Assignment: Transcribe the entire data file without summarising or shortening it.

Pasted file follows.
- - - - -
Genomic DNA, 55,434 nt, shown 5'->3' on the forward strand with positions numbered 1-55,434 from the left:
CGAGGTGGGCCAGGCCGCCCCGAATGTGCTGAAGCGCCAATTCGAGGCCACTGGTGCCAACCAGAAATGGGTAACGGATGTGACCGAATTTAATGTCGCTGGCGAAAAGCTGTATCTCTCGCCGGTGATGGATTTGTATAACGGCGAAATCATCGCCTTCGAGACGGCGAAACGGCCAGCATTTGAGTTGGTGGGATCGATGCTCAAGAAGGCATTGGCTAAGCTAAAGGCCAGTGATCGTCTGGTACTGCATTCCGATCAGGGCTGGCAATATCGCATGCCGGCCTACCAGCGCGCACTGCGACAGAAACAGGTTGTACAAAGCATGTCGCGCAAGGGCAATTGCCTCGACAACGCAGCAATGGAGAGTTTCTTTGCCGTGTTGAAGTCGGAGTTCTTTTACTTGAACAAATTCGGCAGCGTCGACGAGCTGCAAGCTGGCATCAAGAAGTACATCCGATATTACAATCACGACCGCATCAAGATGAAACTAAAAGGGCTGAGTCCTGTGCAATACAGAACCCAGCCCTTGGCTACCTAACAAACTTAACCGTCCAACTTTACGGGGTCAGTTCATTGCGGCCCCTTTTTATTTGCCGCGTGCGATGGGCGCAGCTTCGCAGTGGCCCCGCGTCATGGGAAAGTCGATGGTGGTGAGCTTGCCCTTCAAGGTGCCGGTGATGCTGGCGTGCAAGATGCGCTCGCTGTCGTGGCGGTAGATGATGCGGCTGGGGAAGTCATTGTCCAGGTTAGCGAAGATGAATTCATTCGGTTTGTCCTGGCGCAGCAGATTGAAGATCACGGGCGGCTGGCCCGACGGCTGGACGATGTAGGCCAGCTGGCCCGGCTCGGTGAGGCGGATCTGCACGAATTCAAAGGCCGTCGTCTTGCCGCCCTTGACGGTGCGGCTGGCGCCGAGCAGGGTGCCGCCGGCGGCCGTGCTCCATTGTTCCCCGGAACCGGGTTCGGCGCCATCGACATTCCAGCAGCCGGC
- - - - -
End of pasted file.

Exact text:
Genomic DNA, 55,434 nt, shown 5'->3' on the forward strand with positions numbered 1-55,434 from the left:
CGAGGTGGGCCAGGCCGCCCCGAATGTGCTGAAGCGCCAATTCGAGGCCACTGGTGCCAACCAGAAATGGGTAACGGATGTGACCGAATTTAATGTCGCTGGCGAAAAGCTGTATCTCTCGCCGGTGATGGATTTGTATAACGGCGAAATCATCGCCTTCGAGACGGCGAAACGGCCAGCATTTGAGTTGGTGGGATCGATGCTCAAGAAGGCATTGGCTAAGCTAAAGGCCAGTGATCGTCTGGTACTGCATTCCGATCAGGGCTGGCAATATCGCATGCCGGCCTACCAGCGCGCACTGCGACAGAAACAGGTTGTACAAAGCATGTCGCGCAAGGGCAATTGCCTCGACAACGCAGCAATGGAGAGTTTCTTTGCCGTGTTGAAGTCGGAGTTCTTTTACTTGAACAAATTCGGCAGCGTCGACGAGCTGCAAGCTGGCATCAAGAAGTACATCCGATATTACAATCACGACCGCATCAAGATGAAACTAAAAGGGCTGAGTCCTGTGCAATACAGAACCCAGCCCTTGGCTACCTAACAAACTTAACCGTCCAACTTTACGGGGTCAGTTCATTGCGGCCCCTTTTTATTTGCCGCGTGCGATGGGCGCAGCTTCGCAGTGGCCCCGCGTCATGGGAAAGTCGATGGTGGTGAGCTTGCCCTTCAAGGTGCCGGTGATGCTGGCGTGCAAGATGCGCTCGCTGTCGTGGCGGTAGATGATGCGGCTGGGGAAGTCATTGTCCAGGTTAGCGAAGATGAATTCATTCGGTTTGTCCTGGCGCAGCAGATTGAAGATCACGGGCGGCTGGCCCGACGGCTGGACGATGTAGGCCAGCTGGCCCGGCTCGGTGAGGCGGATCTGCACGAATTCAAAGGCCGTCGTCTTGCCGCCCTTGACGGTGCGGCTGGCGCCGAGCAGGGTGCCGCCGGCGGCCGTGCTCCATTGTTCCCCGGAACCGGGTTCGGCGCCATCGACATTCCAGCAGCCGGC